By David Faust
The English architect Sir Christopher Wren rebuilt more than 50 church buildings after the Great Fire of London. When he died in 1723, Wren was buried inside his greatest masterpiece, St. Paul’s Cathedral. Engraved in black marble, the Latin inscription over his grave translates, “If you seek his monument, look around you.”
God is the architect of the universe. If you seek evidence of his existence, look around you.
From the elegance of a chickadee’s nest to the complexity of a beehive, from the sculpted grace of stalactites in a cave to the mind-boggling splendor of outer space, God demonstrates his “invisible qualities—his eternal power and divine nature . . . so that people are without excuse” (Romans 1:20).
Walking with the Lord, But Unaware
Sometimes, though, even Jesus’ own disciples struggle to recognize him. Three days after the Lord’s crucifixion, two of them journeyed toward Emmaus, a village seven miles west of Jerusalem. “Jesus himself came up and walked along with them, but they were kept from recognizing him” (Luke 24:15, 16). Their faces were “downcast” (v. 17). In their dejection they didn’t realize that Jesus had risen from the dead and he was walking with them.
We make the same mistake. We forget that the risen Lord is the companion in all our travels, the listener to all our conversations, the unseen guest at all our meals, the observer of all our words and deeds. He sees it all, but we don’t always see him.
One of the disciples, named Cleopas, impatiently asked Jesus, “Are you the only one visiting Jerusalem who does not know the things that have happened there in these days?” (v. 18). As any good counselor will do, Jesus used a question to draw out their thoughts and feelings: “What things?” (v. 19). Unwittingly the two disciples went on to tell Jesus about Jesus! As if the Lord didn’t know, they reported that he had been “a prophet, powerful in word and deed” who was crucified, and now there were reports that his tomb was empty (vv. 19-24). “We had hoped that he was the one who was going to redeem Israel,” they said (v. 21). What sad words: not “we hope,” but “we had hoped.” They didn’t realize they were speaking to the living Lord, the source of everlasting hope.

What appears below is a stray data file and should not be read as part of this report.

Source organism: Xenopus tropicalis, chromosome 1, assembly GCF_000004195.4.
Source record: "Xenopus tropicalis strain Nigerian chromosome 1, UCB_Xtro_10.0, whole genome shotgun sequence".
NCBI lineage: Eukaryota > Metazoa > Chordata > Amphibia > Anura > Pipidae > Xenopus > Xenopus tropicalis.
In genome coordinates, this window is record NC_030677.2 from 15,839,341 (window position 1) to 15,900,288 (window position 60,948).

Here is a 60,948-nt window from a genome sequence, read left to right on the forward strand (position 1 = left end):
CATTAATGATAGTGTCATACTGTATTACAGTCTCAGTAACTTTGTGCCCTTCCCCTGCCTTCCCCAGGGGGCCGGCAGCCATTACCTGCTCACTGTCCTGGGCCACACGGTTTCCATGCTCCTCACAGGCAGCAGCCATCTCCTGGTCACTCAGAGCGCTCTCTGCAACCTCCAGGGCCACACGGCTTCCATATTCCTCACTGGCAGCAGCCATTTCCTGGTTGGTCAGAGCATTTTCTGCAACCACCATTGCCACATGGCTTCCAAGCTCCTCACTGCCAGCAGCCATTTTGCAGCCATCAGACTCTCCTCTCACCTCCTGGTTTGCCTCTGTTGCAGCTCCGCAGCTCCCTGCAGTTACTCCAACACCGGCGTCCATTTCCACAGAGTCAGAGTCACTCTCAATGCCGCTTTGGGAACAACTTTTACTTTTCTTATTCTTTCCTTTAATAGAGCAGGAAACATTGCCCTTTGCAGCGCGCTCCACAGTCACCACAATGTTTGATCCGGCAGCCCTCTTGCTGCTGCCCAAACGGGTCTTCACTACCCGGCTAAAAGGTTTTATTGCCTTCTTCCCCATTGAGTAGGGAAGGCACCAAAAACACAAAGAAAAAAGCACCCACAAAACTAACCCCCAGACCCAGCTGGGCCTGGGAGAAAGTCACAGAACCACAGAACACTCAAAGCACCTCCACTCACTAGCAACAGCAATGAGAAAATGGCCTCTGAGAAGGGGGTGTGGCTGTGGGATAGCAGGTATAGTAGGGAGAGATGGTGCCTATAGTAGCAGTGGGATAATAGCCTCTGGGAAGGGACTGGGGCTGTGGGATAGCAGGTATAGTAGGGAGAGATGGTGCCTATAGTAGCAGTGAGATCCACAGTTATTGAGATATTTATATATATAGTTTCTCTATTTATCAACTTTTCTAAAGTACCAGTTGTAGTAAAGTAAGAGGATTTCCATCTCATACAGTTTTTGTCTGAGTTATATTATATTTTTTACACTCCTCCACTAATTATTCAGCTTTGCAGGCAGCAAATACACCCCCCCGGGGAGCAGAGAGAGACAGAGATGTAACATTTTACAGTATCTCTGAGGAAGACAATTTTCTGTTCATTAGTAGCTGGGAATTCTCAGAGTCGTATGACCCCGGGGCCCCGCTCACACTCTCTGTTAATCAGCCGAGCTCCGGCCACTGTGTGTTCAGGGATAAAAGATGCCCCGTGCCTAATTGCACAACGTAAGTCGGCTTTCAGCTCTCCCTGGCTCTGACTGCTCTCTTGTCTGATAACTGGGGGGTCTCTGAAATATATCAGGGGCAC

Jesus replied, “How foolish you are, and how slow to believe all that the prophets have spoken! Did not the Messiah have to suffer these things and then enter his glory?” (vv. 25, 26). The Lord led them in a Bible study they would never forget. “And beginning with Moses and all the Prophets, he explained to them what was said in all the Scriptures concerning himself” (v. 27).
Witnesses of the Lord, Without Hesitation
Wouldn’t it be a life-changing experience if Jesus himself explained the whole Old Testament to you? That day he walked seven miles with a class of two students. The disciples’ hearts burned within them as he taught, and when “he took bread, gave thanks, broke it and began to give it to them,” they finally realized who he was. Once “their eyes were opened and they recognized him,” they immediately hurried to tell others what they had seen, testifying, “It is true! The Lord has risen” (vv. 30-35).
The risen Lord is available for all who receive him with open eyes and open hearts. If you seek evidence, look around you.
1. What evidence compels you to believe in the risen Lord?
2. What makes it difficult for you to recognize God’s presence at times?
David Faust is president of Cincinnati Christian University, Cincinnati, Ohio, and past Executive Editor of The Lookout.
The Lookout’s Bible Reading Plan for September 29, 2013
Use this guide to read through the Bible in 12 months. Follow David Faust’s comments on the highlighted text in every issue of The Lookout.
Isaiah 54, 55
Isaiah 65, 66